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Tuesday, March 20, 2007

Today, if you ask any marketer what his biggest challenges are you will no doubt here Return on Investment (ROI) at the top of their list. With competitive pressures, businesses more focused on profitable growth, and an increased need to do more with less, marketing professionals need to generate favorable returns on most – if not all of their marketing campaigns.

Upon first blush, this looks rather simple. Just take the total cost of your campaign, track it through to conversion and determine that the revenue generated is greater than the expense. However, most people make the mistake of assuming that calculating ROI is only involves direct expenses and revenue. There are other factors to consider when determining your return on investment.

In a moment, I’ll show you a quick formula to help calculate ROI, but before I do, let me explain the types of expenses you need to consider:

Direct Expenses. Any cash outlay you have to develop, create, and distribute your marketing campaign is considered a direct expense. For example, if you’re doing a direct marketing campaign, you’ll have to print your mailer, pay for postage, and offer an incentive. All of these factors are direct expenses because they cost you money.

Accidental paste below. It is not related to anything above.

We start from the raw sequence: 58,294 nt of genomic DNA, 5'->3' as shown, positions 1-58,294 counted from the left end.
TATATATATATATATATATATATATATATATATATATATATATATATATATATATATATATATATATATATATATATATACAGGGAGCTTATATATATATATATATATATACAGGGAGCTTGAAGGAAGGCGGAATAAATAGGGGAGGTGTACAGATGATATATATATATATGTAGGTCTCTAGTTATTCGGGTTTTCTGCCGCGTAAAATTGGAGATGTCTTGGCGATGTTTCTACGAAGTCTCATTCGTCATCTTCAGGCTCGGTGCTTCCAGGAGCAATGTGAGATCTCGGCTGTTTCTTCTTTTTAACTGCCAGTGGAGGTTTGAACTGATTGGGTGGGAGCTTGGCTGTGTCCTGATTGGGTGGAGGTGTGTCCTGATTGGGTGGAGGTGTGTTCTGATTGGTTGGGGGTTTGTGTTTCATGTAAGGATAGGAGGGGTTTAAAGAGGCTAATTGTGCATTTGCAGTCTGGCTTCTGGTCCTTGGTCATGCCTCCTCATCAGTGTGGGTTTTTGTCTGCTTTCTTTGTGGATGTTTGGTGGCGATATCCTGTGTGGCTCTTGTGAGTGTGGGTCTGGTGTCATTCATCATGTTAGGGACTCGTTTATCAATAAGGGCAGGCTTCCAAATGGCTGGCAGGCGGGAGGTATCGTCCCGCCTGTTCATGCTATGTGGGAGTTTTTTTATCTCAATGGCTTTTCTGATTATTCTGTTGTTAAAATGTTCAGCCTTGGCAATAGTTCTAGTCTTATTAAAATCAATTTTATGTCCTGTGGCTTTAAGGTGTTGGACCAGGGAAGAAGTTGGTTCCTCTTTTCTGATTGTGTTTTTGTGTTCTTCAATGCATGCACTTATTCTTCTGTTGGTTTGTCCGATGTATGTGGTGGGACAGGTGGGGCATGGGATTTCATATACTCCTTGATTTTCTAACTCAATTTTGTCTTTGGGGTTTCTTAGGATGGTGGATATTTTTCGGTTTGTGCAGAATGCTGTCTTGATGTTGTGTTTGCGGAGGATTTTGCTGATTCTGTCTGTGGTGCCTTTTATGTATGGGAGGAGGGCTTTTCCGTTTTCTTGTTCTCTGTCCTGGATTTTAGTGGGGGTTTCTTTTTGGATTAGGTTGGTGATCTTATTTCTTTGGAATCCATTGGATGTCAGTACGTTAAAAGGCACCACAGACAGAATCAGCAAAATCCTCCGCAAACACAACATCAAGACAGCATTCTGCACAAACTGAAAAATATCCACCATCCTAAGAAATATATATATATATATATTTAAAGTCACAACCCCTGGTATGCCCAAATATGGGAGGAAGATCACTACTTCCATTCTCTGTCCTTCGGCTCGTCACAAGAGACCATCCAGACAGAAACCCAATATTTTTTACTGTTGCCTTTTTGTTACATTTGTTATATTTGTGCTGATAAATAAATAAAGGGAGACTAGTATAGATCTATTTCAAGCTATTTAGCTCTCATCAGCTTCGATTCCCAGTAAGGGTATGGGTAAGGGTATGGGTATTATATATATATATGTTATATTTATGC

If you’re marketing online with Google Adwords or a similar type of service, you’re paying for each and every click – this is considered a direct expense.

Indirect Expenses. An indirect expense is something you spend to in conjunction with your marketing efforts but doesn’t necessarily involve a cash outlay. For example, if you pay a copywriter or designer to help with your creative, their time and expense must be considered. Other indirect expenses might include your overhead such as rent, electric, phone, insurance, etc.

Now that we’ve identified some of your expenses associated with an ROI calculation, lets look at a specific campaign example and how we can determine our return on investment in a simple manner.

Example1: MarketingScoop, LLC decides to send a post card mailing to a list of small businesses promoting their directory service listing. Here is a list of expenses associated with the mailing:

Direct Expenses
Post card design $100
1,000 post cards $200
Postage $500
Total $800

Indirect Expenses
Indirect Expenses X .25* $200

A rule of thumb you can use to calculate your indirect expenses is to multiply your direct expenses by 25%. If you want a more exact determinant of indirect expense, you will have to record the amount of time attributed to this particular marketing project as a percentage of your annual ‘available working hours’. Then, multiply this percentage against your total business expense.

Based on our calculation above, total campaign cost equals $1,000. For this example, let’s assume that the campaign brings in $2,500 in revenue. Simply divide revenue by expense ($2,500/$1,000) to determine ROI. In this example, our ROI was 2.5.

Note: This is a Gross calculation which means that we have not subtracted any product related expenses. This gets into Net Income, EBITDA, and other stuff for the accounting team to figure out.

The key is to use this information as a benchmark for future campaigns. Instead of assuming that a marketing campaign is productive, you now have a basic measurement to evaluate it and compare future campaigns.


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